Experience has also confirmed that the theoretically possible maximum angular deviation, i.e., the disturbance is very small (approx. 2.5°). The system is not able to compensate larger dynamic disturbances; therefore it is only advisable to perform cornering, acceleration and deceleration gradually near the stable position.

Based on the theoretical context described in Section 2, a program in C++ programming language for the balance control, forward and reverse motions and cornering of a motorcycle, has been developed and uploaded onto an Arduino Nano 33 IoT development board. The tests proved the efficient operation of the motorcycle within the interference limits described here.

3 Simulation of the sensor resetting

Based on the theory derived in Subsection 2.2 and 2.3, a simulation program is developed using the Scilab software. The following model parameters have been determined based on the data of datasheets and experiments: J a = 3.5 10 3 kgm 2 , J r = 9.5 10 5 kgm 2 , R = 2.3077 Ω , L = 3.4 10 4 H , k e k m , U max = 6 V .

Assuming initial disturbance φ ˙ ( 0 ) = 0.43 rad / s , the following three different operating conditions have been analyzed:

  • Case A: Ideally operating lean angle sensor is assumed with constant 0 reference point;

  • Case B: The reference point of the lean angle sensor drifts with a constant error of 1.95 ° ;

  • Case C: With the same drifted reference point as in Case B, the lean angle sensor is reset automatically in the vicinity of the stand-still position of the motorcycle.

As for the lean angle, its time derivative and the current, their changes over time show good agreement in Cases A and B (see Figs 3 6). However, the angular velocities of the rotor are different due to assumed constant error of the sensor. In Case C, when φ and φ ˙ are considered to zero, the system automatically resets the reference point of the sensor, which results in decreasing angular velocity of the rotor and causes transients in the rest of the state variables.

Fig. 3.
Fig. 3.

Change of the lean angle

Citation: Pollack Periodica 2022; 10.1556/606.2022.00612

Fig. 4.
Fig. 4.

Change of the time derivative of the lean angle

Citation: Pollack Periodica 2022; 10.1556/606.2022.00612

Fig. 5.
Fig. 5.

Change of the current

Citation: Pollack Periodica 2022; 10.1556/606.2022.00612

Fig. 6.
Fig. 6.

Change of the angular velocity of the rotor

Citation: Pollack Periodica 2022; 10.1556/606.2022.00612

4 Conclusions

This paper dealt with the balancing control of a motorcycle model, but problems of tracking a given path are not addressed. The limit of the lean angle with respect to the equilibrium position and also the necessary lean angle in the course of cornering has been determined and the appropriate tracking controller has been designed.

The self-balancing of the motorcycle is performed by an LQR optimal controller. From a practical point of view, it is important that the proposed controller is able to correct the drifted reference point of the angle sensor, and at the same time to slow down the balancing rotor. Without compensating the error of the sensor the motorcycle could be balanced efficiently only in one direction, depending on the direction of the angular velocity of the rotor.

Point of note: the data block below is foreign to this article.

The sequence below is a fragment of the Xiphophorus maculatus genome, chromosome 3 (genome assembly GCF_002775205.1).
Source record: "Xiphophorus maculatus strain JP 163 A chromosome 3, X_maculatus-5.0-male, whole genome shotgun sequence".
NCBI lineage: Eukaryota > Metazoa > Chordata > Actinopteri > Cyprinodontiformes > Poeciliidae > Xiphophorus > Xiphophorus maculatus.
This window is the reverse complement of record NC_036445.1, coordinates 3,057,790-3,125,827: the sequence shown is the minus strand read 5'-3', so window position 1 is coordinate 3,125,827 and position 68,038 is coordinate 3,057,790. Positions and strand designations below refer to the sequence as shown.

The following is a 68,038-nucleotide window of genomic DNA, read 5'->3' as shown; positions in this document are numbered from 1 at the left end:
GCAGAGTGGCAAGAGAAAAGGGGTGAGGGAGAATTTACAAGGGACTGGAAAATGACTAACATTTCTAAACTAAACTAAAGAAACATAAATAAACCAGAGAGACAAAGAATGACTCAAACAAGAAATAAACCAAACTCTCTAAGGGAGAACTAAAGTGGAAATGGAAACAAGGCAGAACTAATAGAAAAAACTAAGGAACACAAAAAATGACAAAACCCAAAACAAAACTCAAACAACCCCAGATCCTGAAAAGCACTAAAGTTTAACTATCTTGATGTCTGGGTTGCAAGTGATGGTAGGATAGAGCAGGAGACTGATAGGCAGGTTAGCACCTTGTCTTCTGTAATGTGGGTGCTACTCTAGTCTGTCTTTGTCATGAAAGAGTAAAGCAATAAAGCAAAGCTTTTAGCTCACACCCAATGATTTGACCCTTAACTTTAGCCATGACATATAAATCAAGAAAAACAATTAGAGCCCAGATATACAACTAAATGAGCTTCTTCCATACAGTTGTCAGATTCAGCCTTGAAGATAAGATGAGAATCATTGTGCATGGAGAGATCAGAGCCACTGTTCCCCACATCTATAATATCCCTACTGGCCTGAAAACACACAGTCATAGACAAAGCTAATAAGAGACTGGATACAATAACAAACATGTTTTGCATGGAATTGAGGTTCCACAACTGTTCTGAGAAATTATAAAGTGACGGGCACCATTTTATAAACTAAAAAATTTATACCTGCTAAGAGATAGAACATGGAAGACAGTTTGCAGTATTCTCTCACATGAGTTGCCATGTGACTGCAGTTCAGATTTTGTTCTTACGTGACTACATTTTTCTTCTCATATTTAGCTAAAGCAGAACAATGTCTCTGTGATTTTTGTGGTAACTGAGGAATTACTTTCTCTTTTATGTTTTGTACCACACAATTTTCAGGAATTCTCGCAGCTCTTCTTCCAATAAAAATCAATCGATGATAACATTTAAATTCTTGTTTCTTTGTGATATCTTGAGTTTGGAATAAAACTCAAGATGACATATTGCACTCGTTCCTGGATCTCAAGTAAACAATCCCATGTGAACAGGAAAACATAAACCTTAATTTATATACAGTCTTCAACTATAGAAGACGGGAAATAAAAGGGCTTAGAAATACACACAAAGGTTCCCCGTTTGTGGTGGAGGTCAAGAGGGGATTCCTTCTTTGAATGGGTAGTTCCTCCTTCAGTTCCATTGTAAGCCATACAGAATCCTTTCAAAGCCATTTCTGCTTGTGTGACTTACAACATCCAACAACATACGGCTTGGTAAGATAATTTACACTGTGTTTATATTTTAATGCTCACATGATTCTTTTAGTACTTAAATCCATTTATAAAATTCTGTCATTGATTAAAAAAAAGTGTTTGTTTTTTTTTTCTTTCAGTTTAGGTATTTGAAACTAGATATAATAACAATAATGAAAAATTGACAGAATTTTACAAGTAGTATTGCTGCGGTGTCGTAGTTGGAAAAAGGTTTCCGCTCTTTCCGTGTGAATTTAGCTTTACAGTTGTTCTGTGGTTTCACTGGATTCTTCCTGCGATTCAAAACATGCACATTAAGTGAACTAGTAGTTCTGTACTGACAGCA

Further development of the system is being considered, which would allow the feedback of unmeasured state variables using an observer. Modifying the structure of the system of the electromechanical equations with an integrator for the angular velocity of the rotor could be another approach to compensate for the effect of the lean angle error. In addition to balancing of the motorcycle, non-holonomic trajectory optimization based on Isidori's nonlinear control will be necessary to track a given path.

References

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    D. Marcsa and M. Kuczmann , “Closed loop control of finite element model in magnetic system,” Pollack Periodica , vol. 10 no. 3, pp. 1930, 2015.

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    M. Csizmadia and M. Kuczmann , “Design of LQR controller for GaN based buck converter,” Pollack Periodica, vol. 15, no. 2, pp. 3748, 2020.

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    Z. Wang and B. W. Surgenor , “A problem with the LQ control of overhead cranes,” J. Dynamic Syst. Meas. Control , vol. 128, no. 2, pp. 436440, 2006.

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    • Search Google Scholar
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    S. Han , Z. Meng , O. Omisore , T. Akinyemi , and Y. Yan , “Random error reduction algorithms for MEMS inertial sensor accuracy improvement - A review,” Micromachines , vol. 11, no. 11, 2020, Paper no. 1021.

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    • Search Google Scholar
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    S. Łuczak , M. Zams , B. Dabrowski , and Z. Kusznierewicz , “Tilt sensor with recalibration feature based on MEMS accelerometer,” Sensors, vol. 22, 2022, Paper no. 1504.

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    J. Bokor and P. Gáspár , Control Technology with Vehicle Dynamics Applications (in Hungarian). Typotex, Budapest, 2008.

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    • Search Google Scholar
    • Export Citation
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    R. Szabolcsi , “Design and development of the LQR optimal controller for the unmanned aerial vehicle,” Rev. Air Force Acad., vol. 16, pp. 4554, 2018.

    • Crossref
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  • [1]

    J. Morantes , D. Espitia , O. Morales , R. Jiménez , and O. Aviles , “Control system for a Segway,” Int. J. Appl. Eng. Res., vol. 13, no. 18, pp. 1376713771, 2018.